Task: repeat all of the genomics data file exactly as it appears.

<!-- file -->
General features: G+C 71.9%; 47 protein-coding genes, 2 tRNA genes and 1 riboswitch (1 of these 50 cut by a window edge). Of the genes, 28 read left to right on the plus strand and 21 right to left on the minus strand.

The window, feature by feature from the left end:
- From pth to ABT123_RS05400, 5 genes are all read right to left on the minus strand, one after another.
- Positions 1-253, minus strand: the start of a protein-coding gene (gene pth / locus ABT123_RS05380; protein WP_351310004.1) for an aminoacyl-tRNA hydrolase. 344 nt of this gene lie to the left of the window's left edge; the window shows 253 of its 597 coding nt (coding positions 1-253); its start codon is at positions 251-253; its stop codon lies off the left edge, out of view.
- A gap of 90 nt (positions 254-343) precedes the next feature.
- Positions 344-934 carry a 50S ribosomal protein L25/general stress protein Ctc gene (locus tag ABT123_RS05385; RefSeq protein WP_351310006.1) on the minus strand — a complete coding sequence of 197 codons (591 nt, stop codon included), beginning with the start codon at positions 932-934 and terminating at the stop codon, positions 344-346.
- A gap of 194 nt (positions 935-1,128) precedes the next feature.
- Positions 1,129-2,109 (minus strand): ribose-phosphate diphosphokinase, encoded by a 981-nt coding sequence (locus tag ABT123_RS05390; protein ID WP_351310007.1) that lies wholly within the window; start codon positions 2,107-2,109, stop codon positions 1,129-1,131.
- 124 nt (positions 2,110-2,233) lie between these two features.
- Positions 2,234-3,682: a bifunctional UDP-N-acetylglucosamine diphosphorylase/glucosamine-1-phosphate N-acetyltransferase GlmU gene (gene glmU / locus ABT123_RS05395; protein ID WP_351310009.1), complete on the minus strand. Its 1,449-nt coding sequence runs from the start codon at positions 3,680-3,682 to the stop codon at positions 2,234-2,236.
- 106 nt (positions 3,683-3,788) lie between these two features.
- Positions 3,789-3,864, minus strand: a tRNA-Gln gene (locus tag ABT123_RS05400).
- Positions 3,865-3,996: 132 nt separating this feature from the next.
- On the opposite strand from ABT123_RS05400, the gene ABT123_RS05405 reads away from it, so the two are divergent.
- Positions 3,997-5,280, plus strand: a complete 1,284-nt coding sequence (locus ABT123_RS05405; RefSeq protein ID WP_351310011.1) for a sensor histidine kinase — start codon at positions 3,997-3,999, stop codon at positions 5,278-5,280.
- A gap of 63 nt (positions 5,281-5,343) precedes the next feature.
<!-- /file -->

General features: G+C 71.9%; 47 protein-coding genes, 2 tRNA genes and 1 riboswitch (1 of these 50 cut by a window edge). Of the genes, 28 read left to right on the plus strand and 21 right to left on the minus strand.

The window, feature by feature from the left end:
- From pth to ABT123_RS05400, 5 genes are all read right to left on the minus strand, one after another.
- Positions 1-253, minus strand: the start of a protein-coding gene (gene pth / locus ABT123_RS05380; protein WP_351310004.1) for an aminoacyl-tRNA hydrolase. 344 nt of this gene lie to the left of the window's left edge; the window shows 253 of its 597 coding nt (coding positions 1-253); its start codon is at positions 251-253; its stop codon lies off the left edge, out of view.
- A gap of 90 nt (positions 254-343) precedes the next feature.
- Positions 344-934 carry a 50S ribosomal protein L25/general stress protein Ctc gene (locus tag ABT123_RS05385; RefSeq protein WP_351310006.1) on the minus strand — a complete coding sequence of 197 codons (591 nt, stop codon included), beginning with the start codon at positions 932-934 and terminating at the stop codon, positions 344-346.
- A gap of 194 nt (positions 935-1,128) precedes the next feature.
- Positions 1,129-2,109 (minus strand): ribose-phosphate diphosphokinase, encoded by a 981-nt coding sequence (locus tag ABT123_RS05390; protein ID WP_351310007.1) that lies wholly within the window; start codon positions 2,107-2,109, stop codon positions 1,129-1,131.
- 124 nt (positions 2,110-2,233) lie between these two features.
- Positions 2,234-3,682: a bifunctional UDP-N-acetylglucosamine diphosphorylase/glucosamine-1-phosphate N-acetyltransferase GlmU gene (gene glmU / locus ABT123_RS05395; protein ID WP_351310009.1), complete on the minus strand. Its 1,449-nt coding sequence runs from the start codon at positions 3,680-3,682 to the stop codon at positions 2,234-2,236.
- 106 nt (positions 3,683-3,788) lie between these two features.
- Positions 3,789-3,864, minus strand: a tRNA-Gln gene (locus tag ABT123_RS05400).
- Positions 3,865-3,996: 132 nt separating this feature from the next.
- On the opposite strand from ABT123_RS05400, the gene ABT123_RS05405 reads away from it, so the two are divergent.
- Positions 3,997-5,280, plus strand: a complete 1,284-nt coding sequence (locus ABT123_RS05405; RefSeq protein ID WP_351310011.1) for a sensor histidine kinase — start codon at positions 3,997-3,999, stop codon at positions 5,278-5,280.
- A gap of 63 nt (positions 5,281-5,343) precedes the next feature.